5. I prefer palm trees to those little decorative trees. Maybe Maritime Pines would be better. At any rate the Palm trees makes it look like Bel-Air.

    1. larrymuffin:
      I love palm trees but they do little to nothing for the environment, so many cities try to mix things up.

    1. Raybeard:
      Currently 22C and sunny. Feels a lot warmer. We have part of the glass curtain open. Yesterday was only slightly cooler. People on the beach, in the water. It LOOKS summer.

      1. We’ve grazed 15 a couple of times so far this year. But that’s what one might expect for our near-Arctic location, I s’pose.

  6. I wonder if they’re going to brace those trees somehow? They still look vulnerable to wind, with such a small root ball. (Even though it was too big for the hole!)

    In Florida they brace new palm trees with pieces of wood. One year they planted them along the Interstate and people made jokes about “nailing palm trees to the Interstate.”

    1. Steve:
      I don’t know. They do brace some palms. Others don’t seem to need it. They SHOULD brace ALL the tamarinds… forever.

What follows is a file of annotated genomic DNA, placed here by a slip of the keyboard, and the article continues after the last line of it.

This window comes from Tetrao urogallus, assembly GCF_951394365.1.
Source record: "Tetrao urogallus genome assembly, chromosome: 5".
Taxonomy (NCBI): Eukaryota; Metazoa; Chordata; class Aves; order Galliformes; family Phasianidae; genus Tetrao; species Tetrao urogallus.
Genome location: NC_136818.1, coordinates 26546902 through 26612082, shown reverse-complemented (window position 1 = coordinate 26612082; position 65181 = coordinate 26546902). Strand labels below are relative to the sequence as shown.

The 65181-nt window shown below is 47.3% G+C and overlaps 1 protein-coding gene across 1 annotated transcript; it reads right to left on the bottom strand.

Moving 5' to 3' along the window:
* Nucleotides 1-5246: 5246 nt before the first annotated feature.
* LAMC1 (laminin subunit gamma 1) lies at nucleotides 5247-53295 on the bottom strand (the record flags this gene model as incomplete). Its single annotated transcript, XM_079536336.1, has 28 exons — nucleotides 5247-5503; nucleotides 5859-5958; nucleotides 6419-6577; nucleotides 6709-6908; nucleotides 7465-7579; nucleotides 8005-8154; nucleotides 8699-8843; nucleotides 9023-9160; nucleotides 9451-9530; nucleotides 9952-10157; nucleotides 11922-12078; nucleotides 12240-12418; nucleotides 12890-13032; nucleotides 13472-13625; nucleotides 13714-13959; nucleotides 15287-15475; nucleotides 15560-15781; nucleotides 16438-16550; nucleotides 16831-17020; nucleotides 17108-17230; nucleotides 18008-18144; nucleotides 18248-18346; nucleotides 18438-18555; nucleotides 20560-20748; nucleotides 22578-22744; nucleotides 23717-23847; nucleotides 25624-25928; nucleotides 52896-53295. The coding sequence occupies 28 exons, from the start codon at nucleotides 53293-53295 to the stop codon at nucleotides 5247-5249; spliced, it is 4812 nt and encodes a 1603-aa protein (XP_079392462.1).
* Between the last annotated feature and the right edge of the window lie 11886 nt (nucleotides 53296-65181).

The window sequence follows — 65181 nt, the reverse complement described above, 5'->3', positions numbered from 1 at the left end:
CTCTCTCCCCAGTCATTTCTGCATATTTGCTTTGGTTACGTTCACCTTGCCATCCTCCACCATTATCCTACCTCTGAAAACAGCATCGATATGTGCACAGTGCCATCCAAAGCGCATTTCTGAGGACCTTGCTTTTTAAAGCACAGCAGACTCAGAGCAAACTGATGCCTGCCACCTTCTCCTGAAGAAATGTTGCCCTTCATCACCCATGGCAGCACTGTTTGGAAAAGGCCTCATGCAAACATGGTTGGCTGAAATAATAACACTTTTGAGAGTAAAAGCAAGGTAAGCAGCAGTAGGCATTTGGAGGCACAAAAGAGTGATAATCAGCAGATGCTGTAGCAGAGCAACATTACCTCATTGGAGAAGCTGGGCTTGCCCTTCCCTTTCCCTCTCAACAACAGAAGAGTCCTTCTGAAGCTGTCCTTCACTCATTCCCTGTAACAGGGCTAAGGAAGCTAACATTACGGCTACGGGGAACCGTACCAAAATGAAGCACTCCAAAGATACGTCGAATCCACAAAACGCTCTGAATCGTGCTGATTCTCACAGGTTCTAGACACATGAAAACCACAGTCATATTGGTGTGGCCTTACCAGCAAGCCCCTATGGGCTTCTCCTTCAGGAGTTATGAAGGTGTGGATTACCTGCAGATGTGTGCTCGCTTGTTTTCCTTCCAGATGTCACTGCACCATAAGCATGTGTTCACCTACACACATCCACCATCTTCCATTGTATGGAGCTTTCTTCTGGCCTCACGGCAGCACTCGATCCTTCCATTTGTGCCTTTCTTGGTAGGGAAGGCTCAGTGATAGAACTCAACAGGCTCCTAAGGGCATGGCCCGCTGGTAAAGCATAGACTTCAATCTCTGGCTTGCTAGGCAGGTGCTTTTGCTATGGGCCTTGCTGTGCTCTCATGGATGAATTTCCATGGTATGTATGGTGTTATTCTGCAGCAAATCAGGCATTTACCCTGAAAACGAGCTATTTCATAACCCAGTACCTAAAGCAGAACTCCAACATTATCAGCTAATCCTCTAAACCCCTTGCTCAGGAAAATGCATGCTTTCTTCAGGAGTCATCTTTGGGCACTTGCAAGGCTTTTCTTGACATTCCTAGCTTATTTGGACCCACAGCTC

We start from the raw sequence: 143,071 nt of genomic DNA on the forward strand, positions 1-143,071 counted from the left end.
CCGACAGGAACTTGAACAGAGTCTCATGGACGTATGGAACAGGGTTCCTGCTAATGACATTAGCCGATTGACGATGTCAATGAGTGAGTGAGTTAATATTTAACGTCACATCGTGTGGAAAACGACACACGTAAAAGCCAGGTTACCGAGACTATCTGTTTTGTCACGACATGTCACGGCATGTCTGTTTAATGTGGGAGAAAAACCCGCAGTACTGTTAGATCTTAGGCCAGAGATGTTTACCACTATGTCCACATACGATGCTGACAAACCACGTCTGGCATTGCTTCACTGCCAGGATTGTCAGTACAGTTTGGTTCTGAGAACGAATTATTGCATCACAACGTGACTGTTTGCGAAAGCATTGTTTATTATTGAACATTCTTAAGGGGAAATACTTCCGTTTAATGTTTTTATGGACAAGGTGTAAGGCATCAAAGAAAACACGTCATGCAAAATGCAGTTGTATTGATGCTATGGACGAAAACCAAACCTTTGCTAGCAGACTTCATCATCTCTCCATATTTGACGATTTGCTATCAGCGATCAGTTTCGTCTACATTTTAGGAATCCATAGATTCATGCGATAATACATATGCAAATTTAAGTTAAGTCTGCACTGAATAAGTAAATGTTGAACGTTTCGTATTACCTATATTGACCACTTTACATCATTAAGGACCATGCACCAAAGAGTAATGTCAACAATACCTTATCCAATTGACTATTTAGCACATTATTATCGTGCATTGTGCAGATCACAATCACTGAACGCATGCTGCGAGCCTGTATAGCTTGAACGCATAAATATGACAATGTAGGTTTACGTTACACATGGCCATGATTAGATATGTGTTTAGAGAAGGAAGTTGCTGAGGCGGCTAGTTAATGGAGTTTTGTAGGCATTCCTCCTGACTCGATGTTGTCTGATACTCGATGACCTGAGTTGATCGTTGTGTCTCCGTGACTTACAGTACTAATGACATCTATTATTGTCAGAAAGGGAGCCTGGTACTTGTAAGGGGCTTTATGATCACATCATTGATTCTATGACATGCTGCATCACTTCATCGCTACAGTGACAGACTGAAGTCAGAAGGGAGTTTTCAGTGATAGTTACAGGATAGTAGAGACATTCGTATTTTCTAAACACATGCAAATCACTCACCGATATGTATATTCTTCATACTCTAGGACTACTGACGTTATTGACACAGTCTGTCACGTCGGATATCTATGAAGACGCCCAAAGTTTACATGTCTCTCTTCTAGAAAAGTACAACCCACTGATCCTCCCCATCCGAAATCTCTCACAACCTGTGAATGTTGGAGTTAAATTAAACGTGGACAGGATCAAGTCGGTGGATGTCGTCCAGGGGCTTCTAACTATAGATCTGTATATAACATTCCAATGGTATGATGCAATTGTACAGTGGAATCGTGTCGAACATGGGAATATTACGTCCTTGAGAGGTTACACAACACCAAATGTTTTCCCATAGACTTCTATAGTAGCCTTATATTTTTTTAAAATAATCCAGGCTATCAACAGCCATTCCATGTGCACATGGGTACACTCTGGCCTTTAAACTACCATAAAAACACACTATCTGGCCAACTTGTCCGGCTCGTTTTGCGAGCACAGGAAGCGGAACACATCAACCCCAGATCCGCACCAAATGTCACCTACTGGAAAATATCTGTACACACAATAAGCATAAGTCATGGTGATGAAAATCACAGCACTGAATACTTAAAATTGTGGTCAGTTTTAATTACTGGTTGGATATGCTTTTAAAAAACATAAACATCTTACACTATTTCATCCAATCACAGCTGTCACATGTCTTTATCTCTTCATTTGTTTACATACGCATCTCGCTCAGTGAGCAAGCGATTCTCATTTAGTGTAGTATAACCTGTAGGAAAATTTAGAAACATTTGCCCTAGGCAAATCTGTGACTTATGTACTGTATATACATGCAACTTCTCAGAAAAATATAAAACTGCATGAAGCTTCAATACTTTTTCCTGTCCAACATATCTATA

7. Decided to ignore the double entendres 🙂 …but I do have to wonder about the genius who serves as the city landscaper. Perhaps they have a relative who sells tamarinds? Or perhaps he/she sells them to the city themselves?

    1. Mary:
      I wonder myself about that genius. They make a lot of very poor decisions — like creating gorgeous landscape gardens on the beach next to the open showers. The surf swamps them at least a couple of times a year and the few shrubs that survive are trimmed like lollypops. Pretty awful. They do some nice things, but don’t consider environment and maintenance. I have a friend who lives across the street from what had been a huge open field. She said they take the surviving tamarinds that are dug up and plant them there. They now have hundreds that they keep using to replace the others. But I haven’t seen any new tamarinds planted lately. Maybe they’re considering something else.